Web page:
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Interaction of Waves with Frictional Interfaces Using Summation-by-Parts Difference Operators: Weak Enforcement of Nonlinear Boundary Conditions
Department of Geophysics, Stanford University.
Department of Geophysics, Stanford University.
Linköping University, Department of Mathematics, Scientific Computing. Linköping University, The Institute of Technology.ORCID iD: 0000-0002-7972-6183
2012 (English)In: Journal of Scientific Computing, ISSN 0885-7474, E-ISSN 1573-7691, Vol. 50, no 2, 341-367 p.Article in journal (Refereed) Published
Abstract [en]

We present a high-order difference method for problems in elastodynamics involving

the interaction of waves with highly nonlinear frictional interfaces. We restrict our

attention to two-dimensional antiplane problems involving deformation in only one direction.

Jump conditions that relate tractions on the interface, or fault, to the relative sliding velocity

across it are of a form closely related to those used in earthquake rupture models and

other frictional sliding problems. By using summation-by-parts (SBP) finite difference operators

and weak enforcement of boundary and interface conditions, a strictly stable method

is developed. Furthermore, it is shown that unless the nonlinear interface conditions are formulated

in terms of characteristic variables, as opposed to the physical variables in terms of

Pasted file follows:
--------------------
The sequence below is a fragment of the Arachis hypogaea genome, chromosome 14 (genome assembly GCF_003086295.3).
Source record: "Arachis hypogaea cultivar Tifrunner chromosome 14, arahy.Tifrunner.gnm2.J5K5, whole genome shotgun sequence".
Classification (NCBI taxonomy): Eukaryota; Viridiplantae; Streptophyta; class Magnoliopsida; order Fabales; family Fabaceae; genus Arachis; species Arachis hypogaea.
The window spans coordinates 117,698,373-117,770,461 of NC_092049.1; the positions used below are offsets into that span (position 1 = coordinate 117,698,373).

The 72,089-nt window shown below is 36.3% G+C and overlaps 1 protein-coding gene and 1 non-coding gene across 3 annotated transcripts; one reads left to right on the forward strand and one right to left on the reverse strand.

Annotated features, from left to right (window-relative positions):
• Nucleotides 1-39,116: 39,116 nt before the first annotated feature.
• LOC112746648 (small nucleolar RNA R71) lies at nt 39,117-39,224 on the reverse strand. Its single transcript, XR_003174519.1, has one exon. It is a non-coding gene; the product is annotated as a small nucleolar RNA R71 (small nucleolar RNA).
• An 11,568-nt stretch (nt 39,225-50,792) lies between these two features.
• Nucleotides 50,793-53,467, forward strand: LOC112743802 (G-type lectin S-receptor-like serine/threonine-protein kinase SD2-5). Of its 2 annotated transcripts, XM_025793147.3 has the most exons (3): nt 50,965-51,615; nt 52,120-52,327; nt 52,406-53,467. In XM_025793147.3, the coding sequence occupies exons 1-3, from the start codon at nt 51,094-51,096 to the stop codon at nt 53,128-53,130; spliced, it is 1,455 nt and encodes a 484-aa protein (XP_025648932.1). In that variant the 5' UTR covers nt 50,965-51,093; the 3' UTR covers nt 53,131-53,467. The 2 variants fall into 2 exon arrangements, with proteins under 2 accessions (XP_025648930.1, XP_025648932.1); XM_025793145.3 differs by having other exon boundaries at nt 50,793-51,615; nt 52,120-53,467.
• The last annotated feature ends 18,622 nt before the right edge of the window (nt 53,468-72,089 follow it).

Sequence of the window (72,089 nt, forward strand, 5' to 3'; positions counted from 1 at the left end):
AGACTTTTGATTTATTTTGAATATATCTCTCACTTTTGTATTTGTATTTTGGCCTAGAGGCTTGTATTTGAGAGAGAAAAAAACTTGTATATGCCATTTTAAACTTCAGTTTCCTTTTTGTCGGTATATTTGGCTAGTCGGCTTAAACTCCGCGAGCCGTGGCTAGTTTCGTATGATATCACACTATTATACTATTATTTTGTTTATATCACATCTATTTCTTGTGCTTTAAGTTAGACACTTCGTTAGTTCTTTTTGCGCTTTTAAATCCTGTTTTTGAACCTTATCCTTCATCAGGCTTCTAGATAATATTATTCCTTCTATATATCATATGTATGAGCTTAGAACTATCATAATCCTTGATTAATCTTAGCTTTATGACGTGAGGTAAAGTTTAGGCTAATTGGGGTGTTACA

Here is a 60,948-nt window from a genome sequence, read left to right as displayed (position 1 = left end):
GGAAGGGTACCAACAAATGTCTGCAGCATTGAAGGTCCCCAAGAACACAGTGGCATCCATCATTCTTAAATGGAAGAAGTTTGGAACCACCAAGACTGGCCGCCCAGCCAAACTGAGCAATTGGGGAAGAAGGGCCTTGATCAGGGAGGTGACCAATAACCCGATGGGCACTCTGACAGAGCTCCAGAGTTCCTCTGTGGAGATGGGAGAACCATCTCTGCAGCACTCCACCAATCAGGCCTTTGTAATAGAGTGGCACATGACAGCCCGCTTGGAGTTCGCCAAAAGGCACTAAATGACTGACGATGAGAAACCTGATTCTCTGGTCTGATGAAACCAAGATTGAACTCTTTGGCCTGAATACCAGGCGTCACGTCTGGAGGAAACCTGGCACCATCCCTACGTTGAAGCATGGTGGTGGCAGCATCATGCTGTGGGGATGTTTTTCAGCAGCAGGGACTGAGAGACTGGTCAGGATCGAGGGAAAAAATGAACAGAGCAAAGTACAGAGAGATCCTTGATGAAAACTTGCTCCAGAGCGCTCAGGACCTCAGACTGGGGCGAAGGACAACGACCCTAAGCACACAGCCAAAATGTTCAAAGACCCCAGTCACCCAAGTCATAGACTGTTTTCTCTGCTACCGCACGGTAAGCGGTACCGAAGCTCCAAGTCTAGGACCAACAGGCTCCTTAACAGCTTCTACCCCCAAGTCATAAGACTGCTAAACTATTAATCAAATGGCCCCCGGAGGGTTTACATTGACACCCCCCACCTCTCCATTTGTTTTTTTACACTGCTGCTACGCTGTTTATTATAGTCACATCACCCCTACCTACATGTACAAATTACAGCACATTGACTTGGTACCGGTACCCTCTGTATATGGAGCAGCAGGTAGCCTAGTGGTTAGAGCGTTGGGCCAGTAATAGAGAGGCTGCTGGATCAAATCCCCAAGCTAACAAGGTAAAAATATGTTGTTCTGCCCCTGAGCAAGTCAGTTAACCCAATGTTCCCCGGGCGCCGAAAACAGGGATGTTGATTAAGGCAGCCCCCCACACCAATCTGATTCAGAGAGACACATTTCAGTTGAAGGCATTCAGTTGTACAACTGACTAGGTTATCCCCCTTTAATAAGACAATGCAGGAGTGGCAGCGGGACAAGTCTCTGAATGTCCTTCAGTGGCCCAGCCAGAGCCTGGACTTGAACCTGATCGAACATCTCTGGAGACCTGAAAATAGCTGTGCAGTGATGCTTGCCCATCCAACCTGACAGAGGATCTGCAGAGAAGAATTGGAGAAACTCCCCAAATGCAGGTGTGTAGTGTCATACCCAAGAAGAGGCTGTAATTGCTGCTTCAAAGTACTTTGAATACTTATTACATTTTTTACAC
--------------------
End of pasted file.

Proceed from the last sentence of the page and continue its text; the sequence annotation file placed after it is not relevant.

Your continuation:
which they are more naturally stated, the semi-discretized system of equations can become

extremely stiff, preventing efficient solution using explicit time integrators.

The use of SBP operators also provides a rigorously defined energy balance for the discretized

problem that, as the mesh is refined, approaches the exact energy balance in the

continuous problem. This enables one to investigate earthquake energetics, for example the

efficiency with which elastic strain energy released during rupture is converted to radiated

energy carried by seismic waves, rather than dissipated by frictional sliding of the fault.

These theoretical results are confirmed by several numerical tests in both one and two dimensions

demonstrating the computational efficiency, the high-order convergence rate of

the method, the benefits of using strictly stable numerical methods for long time integration,

and the accuracy of the energy balance.

Place, publisher, year, edition, pages
Springer , 2012. Vol. 50, no 2, 341-367 p.
Keyword [en]
High order finite difference · Nonlinear boundary conditions · Simultaneous
National Category
Computational Mathematics
Identifiers
URN: urn:nbn:se:liu:diva-67938DOI: 10.1007/s10915-011-9485-3ISI: 000299001800005OAI: oai:DiVA.org:liu-67938DiVA: diva2:414352
Note
funding agencies|NSF| EAR-0910574 EAR-0529922 |Southern California Earthquake Center (SCEC)||USGS| 07HQAG0008 1417 |Available from: 2011-05-09 Created: 2011-05-03 Last updated: 2013-08-30Bibliographically approved

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Nordström, Jan
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